These Parents Went To Desperate Lengths To Cope During Lockdown

From hiring a family member as a "secret" nanny, to shipping the kids off to their grandparents – three families reveal the lengths they went to.
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I’ve lost count of the number of times I’ve felt like banging my head against the wall through lockdown. Being in quarantine with two young children – who are both missing school, their grandparents and their friends – has been tough.

I’m lucky I’m not doing it alone, and their father is fully involved, but it’s still the hardest period of parenting I’ve ever known – harder than those fractured nights of little sleep when they were newborn, harder than dealing with the onset of temper tantrums, harder than settling them into school and nursery.

It’s easy, then, to understand why some people have been tempted to bend the rules. Doing so is anything but straightforward – and is likely to be shrouded in secrecy.

The row over Dominic Cummings has proven just how controversial the issue can be. Before the Cummings controversy broke, HuffPost UK spoke to three families to find out how, and why, they bent the rules.

‘My mental health was taking a significant hit’

*Samantha, 31, from Devon, works full-time. She has a five-year-old daughter and a one-year-old son.

“I have a full-time, senior level marketing role and I was given the choice of taking furlough or continuing to work at a 30% pay cut. I chose to work, because marketing is essential to our business at this time. And most of my team are still working from home and need managing.

“I have a five-year-old daughter who hasn’t been able to go to school and a one-year-old son who’s usually cared for by my 68-year-old mum and a childminder.

“I did the first seven weeks of lockdown trying to work, while attempting home schooling, and then working from 7pm until the early hours. My mental health was taking a significant hit: lack of sleep, dealing with the kids and contending with messages, emails and meetings was taking its toll.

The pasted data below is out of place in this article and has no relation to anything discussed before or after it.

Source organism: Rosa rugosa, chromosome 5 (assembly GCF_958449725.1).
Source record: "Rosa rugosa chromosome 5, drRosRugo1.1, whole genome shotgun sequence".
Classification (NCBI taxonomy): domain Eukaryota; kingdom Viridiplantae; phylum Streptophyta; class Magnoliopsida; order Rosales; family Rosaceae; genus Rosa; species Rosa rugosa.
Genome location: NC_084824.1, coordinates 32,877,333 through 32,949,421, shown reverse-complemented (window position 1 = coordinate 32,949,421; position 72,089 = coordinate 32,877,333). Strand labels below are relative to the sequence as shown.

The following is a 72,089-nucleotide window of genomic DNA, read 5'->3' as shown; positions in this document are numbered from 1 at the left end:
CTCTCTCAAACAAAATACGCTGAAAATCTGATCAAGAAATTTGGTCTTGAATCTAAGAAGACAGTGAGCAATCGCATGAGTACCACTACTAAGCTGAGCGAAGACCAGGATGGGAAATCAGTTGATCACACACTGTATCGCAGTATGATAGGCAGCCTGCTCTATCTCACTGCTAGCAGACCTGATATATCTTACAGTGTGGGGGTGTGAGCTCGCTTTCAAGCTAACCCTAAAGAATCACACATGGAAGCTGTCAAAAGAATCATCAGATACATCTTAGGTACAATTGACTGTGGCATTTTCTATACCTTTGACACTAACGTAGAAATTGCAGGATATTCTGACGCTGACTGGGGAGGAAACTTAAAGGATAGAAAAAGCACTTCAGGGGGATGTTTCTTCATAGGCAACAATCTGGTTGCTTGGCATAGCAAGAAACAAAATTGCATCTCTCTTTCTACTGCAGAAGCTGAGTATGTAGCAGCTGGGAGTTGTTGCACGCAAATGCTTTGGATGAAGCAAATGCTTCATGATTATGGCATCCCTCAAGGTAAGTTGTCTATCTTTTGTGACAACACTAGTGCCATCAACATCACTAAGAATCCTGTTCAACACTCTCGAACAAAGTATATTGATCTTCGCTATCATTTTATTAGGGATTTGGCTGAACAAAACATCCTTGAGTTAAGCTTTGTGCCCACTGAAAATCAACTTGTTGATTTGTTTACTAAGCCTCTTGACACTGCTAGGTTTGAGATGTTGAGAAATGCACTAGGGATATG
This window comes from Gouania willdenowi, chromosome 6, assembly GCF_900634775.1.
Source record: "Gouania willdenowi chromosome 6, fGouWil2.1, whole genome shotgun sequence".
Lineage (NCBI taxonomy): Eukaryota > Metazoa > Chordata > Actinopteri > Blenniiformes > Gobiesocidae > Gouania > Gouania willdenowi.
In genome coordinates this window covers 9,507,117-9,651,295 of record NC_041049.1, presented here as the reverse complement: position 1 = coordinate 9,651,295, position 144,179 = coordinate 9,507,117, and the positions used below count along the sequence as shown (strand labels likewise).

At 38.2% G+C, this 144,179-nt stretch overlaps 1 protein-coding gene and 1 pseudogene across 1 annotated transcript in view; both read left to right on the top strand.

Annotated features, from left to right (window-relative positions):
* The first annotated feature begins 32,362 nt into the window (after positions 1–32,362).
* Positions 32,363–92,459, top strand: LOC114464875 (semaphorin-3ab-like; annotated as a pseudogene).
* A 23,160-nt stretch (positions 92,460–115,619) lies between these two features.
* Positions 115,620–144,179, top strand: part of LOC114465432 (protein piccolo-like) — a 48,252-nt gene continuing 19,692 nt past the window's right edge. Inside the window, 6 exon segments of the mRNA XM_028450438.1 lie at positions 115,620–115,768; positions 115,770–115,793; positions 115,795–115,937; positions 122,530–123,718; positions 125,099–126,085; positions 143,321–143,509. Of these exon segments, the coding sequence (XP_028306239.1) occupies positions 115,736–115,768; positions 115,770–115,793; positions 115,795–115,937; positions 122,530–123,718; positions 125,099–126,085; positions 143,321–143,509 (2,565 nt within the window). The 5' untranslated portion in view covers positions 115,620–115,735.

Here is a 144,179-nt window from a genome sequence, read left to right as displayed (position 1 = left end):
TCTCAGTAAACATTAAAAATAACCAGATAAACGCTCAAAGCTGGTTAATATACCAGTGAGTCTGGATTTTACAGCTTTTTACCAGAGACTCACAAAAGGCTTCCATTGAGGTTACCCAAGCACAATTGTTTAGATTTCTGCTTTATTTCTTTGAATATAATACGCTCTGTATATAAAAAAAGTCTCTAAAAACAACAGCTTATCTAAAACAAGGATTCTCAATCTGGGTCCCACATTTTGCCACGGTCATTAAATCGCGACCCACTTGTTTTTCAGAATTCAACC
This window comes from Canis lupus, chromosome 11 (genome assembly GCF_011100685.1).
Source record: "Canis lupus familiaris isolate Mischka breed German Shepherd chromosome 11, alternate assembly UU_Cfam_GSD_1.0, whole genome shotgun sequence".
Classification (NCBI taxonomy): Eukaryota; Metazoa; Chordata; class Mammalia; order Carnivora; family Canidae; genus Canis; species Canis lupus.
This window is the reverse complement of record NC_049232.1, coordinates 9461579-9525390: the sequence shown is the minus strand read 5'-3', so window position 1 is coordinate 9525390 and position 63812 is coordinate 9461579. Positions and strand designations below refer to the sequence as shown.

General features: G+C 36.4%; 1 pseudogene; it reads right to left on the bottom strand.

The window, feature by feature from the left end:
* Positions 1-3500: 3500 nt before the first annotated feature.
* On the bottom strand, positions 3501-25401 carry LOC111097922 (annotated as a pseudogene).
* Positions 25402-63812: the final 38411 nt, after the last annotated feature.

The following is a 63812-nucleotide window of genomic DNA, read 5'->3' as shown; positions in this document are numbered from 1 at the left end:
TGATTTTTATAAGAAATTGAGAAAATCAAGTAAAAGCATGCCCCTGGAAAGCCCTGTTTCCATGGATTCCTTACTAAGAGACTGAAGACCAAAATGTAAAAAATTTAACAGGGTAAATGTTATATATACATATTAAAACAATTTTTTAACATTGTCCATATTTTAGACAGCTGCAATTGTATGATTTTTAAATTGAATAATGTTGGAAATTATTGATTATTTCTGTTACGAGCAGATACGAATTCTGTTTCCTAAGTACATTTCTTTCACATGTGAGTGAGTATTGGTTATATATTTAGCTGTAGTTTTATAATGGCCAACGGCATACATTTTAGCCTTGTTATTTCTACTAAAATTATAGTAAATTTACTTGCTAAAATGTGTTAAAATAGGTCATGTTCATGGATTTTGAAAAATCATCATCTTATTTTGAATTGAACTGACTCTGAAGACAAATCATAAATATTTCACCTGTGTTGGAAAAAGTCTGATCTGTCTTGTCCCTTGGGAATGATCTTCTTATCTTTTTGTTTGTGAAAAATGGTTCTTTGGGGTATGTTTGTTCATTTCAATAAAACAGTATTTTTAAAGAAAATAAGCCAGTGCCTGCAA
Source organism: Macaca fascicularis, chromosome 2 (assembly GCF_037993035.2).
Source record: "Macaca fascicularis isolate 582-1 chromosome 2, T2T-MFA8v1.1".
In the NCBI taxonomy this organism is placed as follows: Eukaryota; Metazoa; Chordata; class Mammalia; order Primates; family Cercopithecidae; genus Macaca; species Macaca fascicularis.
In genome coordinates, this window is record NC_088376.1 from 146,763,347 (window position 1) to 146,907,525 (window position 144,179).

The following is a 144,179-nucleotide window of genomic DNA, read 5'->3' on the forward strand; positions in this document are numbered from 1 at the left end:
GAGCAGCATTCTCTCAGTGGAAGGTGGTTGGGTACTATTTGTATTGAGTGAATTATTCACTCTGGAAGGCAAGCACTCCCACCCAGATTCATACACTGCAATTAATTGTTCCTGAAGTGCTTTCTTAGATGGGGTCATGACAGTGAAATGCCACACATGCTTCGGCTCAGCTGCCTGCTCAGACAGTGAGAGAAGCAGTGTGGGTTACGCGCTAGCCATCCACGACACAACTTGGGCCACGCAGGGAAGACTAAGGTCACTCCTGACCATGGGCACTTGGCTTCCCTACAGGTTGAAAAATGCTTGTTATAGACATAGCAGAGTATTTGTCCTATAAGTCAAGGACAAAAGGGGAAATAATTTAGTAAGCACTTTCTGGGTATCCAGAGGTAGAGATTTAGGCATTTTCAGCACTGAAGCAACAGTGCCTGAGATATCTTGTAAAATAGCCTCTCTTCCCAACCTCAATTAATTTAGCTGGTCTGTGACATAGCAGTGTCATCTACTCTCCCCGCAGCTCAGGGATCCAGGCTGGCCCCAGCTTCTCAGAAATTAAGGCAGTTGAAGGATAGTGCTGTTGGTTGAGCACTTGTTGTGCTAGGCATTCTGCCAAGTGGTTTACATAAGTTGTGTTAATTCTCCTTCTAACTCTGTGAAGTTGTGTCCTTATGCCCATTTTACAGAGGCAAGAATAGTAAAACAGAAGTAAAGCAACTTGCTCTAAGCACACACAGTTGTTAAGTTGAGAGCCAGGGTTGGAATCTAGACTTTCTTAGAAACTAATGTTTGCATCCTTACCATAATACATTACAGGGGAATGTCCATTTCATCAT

“Then the rules changed, and childminders and nannies were allowed to go back to work, as long as they were being paid. We thought hard about it and decided that having my mum come take care of the kids again was by far the best option. Our childminder wasn’t going to open, so we couldn’t send the kids there. And when we weighed it up, we thought that my childminder has other family in her home, so surely it’s safer to be with my mum who lives alone?

“Mum has been helping me now for a week or so and it’s heaven. It’s better for the kids and so much better for me. My mental health is back on track and everyone is happier – even if she does have to creep through the side gate!”

‘I’m an NHS key worker and couldn’t cope’

*Jane, 37, is a doctor in a London hospital. She has a one-year-old son.

“I’m a key worker in the NHS, right at the epicentre of the Covid pandemic. I’ve seen some terrible things and I know first-hand how awful the effects of this virus can be.

“But I’m also a mother to a one-year-old boy. When nurseries announced they were shutting, I didn’t know what I was going to do. I don’t get a choice about going into work, I have to. I can’t say the risk is too great, that I don’t think it’s safe to go in. I just wouldn’t get paid.

“My husband works from home and does what he can, but it’s impossible to look after a toddler properly and do your job effectively. So, we asked my sister if she would do childcare for us.

“She hasn’t moved in, but she’s been furloughed and is only travelling between us and her house. She lives alone, so the risks are small enough to make it feel worth it. I couldn’t cope without her.”

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‘Sometimes you have to make tough decisions’

*Alan, 61, is married to *Jenny, 60. The couple, who live in London, have been looking after their two grandchildren, aged two and eight.

“My wife is high risk as she has severe illnesses and received the letter saying she must stay at home. But our son and daughter-in-law work for the same supermarket, and had to both go to work at the same time. They needed childcare.

“So, we’ve had both of our grandchildren – aged two and eight – at our home. Sometimes you just have to make tough decisions.

“Before this, my wife had only left our home four times, and we hadn’t had anybody in. We took our cat to the vets twice, but she never got out the car. The other day, we fed the ducks opposite the local cemetery.

“We run a fish and chip shop, usually, but we’re closed at the moment, due to the health issues. We’ve furloughed our four staff and hope to reopen at the end of June, but it does feel like very tough times, at the moment.”

*Names have been changed